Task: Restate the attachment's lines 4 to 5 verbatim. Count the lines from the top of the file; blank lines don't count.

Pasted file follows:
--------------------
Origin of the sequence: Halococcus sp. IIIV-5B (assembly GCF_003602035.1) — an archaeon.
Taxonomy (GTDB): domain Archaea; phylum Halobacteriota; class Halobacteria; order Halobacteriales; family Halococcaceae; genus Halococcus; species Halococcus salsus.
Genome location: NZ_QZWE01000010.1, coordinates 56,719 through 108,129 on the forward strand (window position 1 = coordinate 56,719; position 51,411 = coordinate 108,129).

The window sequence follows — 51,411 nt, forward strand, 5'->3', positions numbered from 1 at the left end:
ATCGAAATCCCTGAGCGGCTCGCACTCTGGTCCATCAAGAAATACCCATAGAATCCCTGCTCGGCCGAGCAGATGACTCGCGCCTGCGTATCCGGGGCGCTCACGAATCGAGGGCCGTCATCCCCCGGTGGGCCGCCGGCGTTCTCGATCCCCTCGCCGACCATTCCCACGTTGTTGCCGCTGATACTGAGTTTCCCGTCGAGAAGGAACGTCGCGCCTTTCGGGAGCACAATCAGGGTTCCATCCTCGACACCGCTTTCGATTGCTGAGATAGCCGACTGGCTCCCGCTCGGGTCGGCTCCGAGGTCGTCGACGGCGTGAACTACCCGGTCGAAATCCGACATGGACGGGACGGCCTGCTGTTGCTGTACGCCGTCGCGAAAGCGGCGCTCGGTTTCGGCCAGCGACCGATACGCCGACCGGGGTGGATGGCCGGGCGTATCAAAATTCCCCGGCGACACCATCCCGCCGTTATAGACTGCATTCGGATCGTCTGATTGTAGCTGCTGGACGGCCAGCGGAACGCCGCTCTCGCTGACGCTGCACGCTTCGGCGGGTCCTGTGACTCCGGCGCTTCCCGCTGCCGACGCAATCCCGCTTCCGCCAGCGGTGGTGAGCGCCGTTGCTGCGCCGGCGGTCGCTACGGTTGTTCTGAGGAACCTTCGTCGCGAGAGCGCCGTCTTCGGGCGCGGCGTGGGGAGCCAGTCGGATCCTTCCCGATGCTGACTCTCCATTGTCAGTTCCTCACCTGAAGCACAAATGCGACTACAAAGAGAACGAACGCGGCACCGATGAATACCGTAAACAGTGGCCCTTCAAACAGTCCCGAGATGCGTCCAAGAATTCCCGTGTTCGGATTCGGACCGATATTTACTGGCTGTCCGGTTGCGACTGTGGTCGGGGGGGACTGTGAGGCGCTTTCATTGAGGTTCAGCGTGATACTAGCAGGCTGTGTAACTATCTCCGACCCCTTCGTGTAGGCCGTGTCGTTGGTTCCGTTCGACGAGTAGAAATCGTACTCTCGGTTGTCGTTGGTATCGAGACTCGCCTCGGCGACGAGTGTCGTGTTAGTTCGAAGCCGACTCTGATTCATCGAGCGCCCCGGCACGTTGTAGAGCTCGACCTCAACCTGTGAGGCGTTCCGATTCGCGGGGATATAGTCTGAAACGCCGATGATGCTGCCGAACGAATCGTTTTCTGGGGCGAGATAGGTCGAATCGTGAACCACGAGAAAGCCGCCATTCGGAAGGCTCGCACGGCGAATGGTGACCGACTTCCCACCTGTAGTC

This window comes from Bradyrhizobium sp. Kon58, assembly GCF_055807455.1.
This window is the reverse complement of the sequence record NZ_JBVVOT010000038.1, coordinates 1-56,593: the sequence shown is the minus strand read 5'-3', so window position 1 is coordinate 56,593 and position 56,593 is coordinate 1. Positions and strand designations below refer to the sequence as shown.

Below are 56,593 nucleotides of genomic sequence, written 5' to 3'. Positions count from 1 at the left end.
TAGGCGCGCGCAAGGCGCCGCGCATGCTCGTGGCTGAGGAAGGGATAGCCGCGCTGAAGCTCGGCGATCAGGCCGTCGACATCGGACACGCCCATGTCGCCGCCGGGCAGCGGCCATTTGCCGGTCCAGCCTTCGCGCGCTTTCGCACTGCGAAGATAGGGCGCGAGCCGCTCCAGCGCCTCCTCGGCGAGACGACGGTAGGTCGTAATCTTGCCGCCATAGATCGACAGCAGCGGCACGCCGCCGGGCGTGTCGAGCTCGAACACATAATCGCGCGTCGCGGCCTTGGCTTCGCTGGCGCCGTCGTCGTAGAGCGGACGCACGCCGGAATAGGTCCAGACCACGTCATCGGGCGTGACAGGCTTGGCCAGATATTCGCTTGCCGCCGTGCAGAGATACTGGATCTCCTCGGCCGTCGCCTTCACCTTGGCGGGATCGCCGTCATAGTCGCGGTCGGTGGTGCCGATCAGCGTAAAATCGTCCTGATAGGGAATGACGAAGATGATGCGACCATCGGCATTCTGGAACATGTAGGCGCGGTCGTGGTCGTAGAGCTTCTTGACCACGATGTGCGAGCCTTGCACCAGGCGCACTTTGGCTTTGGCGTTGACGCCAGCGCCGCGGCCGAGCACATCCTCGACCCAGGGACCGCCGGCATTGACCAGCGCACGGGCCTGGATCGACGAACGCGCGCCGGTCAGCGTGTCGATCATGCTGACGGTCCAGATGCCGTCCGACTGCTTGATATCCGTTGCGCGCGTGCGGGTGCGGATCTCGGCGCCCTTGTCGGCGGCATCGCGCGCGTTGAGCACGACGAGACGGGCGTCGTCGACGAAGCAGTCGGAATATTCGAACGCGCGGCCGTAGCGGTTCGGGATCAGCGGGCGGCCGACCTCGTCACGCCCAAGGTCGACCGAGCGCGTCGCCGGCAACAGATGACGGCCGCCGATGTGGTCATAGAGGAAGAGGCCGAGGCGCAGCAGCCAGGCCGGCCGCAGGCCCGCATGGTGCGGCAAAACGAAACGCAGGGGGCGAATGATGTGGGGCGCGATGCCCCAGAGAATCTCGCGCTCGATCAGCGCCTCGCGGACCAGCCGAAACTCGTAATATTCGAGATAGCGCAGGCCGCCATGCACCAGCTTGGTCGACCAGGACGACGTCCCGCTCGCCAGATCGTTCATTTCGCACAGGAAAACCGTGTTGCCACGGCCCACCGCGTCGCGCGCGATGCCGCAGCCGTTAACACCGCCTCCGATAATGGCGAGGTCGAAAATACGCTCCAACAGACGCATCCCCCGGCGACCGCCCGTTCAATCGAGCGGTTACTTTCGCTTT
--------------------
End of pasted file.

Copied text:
The window sequence follows — 51,411 nt, forward strand, 5'->3', positions numbered from 1 at the left end:
ATCGAAATCCCTGAGCGGCTCGCACTCTGGTCCATCAAGAAATACCCATAGAATCCCTGCTCGGCCGAGCAGATGACTCGCGCCTGCGTATCCGGGGCGCTCACGAATCGAGGGCCGTCATCCCCCGGTGGGCCGCCGGCGTTCTCGATCCCCTCGCCGACCATTCCCACGTTGTTGCCGCTGATACTGAGTTTCCCGTCGAGAAGGAACGTCGCGCCTTTCGGGAGCACAATCAGGGTTCCATCCTCGACACCGCTTTCGATTGCTGAGATAGCCGACTGGCTCCCGCTCGGGTCGGCTCCGAGGTCGTCGACGGCGTGAACTACCCGGTCGAAATCCGACATGGACGGGACGGCCTGCTGTTGCTGTACGCCGTCGCGAAAGCGGCGCTCGGTTTCGGCCAGCGACCGATACGCCGACCGGGGTGGATGGCCGGGCGTATCAAAATTCCCCGGCGACACCATCCCGCCGTTATAGACTGCATTCGGATCGTCTGATTGTAGCTGCTGGACGGCCAGCGGAACGCCGCTCTCGCTGACGCTGCACGCTTCGGCGGGTCCTGTGACTCCGGCGCTTCCCGCTGCCGACGCAATCCCGCTTCCGCCAGCGGTGGTGAGCGCCGTTGCTGCGCCGGCGGTCGCTACGGTTGTTCTGAGGAACCTTCGTCGCGAGAGCGCCGTCTTCGGGCGCGGCGTGGGGAGCCAGTCGGATCCTTCCCGATGCTGACTCTCCATTGTCAGTTCCTCACCTGAAGCACAAATGCGACTACAAAGAGAACGAACGCGGCACCGATGAATACCGTAAACAGTGGCCCTTCAAACAGTCCCGAGATGCGTCCAAGAATTCCCGTGTTCGGATTCGGACCGATATTTACTGGCTGTCCGGTTGCGACTGTGGTCGGGGGGGACTGTGAGGCGCTTTCATTGAGGTTCAGCGTGATACTAGCAGGCTGTGTAACTATCTCCGACCCCTTCGTGTAGGCCGTGTCGTTGGTTCCGTTCGACGAGTAGAAATCGTACTCTCGGTTGTCGTTGGTATCGAGACTCGCCTCGGCGACGAGTGTCGTGTTAGTTCGAAGCCGACTCTGATTCATCGAGCGCCCCGGCACGTTGTAGAGCTCGACCTCAACCTGTGAGGCGTTCCGATTCGCGGGGATATAGTCTGAAACGCCGATGATGCTGCCGAACGAATCGTTTTCTGGGGCGAGATAGGTCGAATCGTGAACCACGAGAAAGCCGCCATTCGGAAGGCTCGCACGGCGAATGGTGACCGACTTCCCACCTGTAGTC